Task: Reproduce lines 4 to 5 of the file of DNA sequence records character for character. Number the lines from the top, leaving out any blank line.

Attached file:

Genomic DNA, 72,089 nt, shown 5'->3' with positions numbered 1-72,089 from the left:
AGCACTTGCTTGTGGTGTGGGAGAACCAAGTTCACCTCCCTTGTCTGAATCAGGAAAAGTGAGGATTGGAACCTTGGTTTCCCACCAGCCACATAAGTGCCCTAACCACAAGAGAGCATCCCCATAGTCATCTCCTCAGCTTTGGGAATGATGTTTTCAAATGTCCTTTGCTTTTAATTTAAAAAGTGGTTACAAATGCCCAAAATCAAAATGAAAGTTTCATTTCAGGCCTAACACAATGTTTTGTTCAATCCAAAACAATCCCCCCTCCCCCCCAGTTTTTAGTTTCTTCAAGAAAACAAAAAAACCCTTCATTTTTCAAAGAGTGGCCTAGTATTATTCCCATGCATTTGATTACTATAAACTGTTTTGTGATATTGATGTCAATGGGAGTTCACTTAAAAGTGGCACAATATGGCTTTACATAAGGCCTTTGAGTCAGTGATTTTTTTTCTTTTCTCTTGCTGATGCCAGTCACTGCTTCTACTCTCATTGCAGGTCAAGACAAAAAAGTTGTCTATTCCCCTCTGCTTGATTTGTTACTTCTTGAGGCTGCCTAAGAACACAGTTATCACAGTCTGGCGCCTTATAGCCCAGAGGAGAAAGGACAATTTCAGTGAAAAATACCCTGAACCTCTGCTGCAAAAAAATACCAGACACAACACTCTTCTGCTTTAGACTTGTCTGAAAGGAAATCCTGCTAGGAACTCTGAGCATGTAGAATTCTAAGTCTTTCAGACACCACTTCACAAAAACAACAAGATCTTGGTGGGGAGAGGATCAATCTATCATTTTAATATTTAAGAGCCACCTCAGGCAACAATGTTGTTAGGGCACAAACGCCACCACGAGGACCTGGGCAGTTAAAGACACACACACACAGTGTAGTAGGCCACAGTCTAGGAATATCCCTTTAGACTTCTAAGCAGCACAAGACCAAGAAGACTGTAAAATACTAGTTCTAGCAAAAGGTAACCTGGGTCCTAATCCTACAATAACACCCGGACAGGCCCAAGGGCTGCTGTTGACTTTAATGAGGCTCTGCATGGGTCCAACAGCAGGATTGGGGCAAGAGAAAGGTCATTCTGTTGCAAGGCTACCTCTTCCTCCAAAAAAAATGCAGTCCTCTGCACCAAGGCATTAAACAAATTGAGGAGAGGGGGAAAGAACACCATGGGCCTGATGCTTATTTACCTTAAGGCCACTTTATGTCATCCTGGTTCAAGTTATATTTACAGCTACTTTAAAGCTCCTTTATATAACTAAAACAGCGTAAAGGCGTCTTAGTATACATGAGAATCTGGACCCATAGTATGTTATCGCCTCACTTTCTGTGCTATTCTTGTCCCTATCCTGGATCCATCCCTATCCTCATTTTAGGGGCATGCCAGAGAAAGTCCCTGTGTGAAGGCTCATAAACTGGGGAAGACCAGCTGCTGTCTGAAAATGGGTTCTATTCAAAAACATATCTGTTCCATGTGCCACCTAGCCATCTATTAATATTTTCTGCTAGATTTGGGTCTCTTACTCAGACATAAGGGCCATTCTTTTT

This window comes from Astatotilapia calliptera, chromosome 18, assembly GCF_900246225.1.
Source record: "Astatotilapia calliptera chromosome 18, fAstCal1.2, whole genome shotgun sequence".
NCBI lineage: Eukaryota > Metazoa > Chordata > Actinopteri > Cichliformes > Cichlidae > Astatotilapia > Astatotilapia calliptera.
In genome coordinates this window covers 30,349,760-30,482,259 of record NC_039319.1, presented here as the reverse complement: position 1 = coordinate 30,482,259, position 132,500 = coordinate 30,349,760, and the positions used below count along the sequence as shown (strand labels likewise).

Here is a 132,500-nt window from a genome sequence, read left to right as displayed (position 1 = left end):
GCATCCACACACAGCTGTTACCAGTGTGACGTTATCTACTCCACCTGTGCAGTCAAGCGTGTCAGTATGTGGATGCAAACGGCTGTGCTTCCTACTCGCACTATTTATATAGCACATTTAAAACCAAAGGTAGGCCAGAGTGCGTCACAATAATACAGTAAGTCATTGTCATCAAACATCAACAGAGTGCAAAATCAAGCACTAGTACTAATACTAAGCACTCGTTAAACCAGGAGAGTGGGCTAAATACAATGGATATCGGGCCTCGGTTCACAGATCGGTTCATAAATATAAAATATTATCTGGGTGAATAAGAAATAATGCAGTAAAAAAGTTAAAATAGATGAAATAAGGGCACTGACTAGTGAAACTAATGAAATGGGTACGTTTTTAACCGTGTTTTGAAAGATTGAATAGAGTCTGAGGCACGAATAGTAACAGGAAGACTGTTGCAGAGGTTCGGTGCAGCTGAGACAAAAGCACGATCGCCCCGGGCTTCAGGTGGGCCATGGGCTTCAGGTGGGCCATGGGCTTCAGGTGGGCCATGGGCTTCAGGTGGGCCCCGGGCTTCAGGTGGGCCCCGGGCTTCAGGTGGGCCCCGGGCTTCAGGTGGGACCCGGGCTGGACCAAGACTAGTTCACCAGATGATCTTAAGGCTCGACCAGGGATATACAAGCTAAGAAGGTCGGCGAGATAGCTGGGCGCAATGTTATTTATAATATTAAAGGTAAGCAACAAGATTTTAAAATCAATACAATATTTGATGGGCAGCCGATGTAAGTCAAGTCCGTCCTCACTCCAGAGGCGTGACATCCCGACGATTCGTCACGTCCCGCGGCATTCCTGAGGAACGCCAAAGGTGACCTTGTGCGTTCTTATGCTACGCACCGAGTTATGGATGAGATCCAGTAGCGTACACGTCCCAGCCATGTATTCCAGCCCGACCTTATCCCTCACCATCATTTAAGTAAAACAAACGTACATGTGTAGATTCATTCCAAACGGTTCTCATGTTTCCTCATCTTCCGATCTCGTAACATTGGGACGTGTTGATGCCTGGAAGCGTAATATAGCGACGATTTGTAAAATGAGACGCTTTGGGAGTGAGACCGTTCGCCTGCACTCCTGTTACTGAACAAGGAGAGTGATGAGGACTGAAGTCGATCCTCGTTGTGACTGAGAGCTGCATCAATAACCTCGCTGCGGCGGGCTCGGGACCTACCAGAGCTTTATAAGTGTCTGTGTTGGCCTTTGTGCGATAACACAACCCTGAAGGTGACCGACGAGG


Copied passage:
Source record: "Astatotilapia calliptera chromosome 18, fAstCal1.2, whole genome shotgun sequence".
NCBI lineage: Eukaryota > Metazoa > Chordata > Actinopteri > Cichliformes > Cichlidae > Astatotilapia > Astatotilapia calliptera.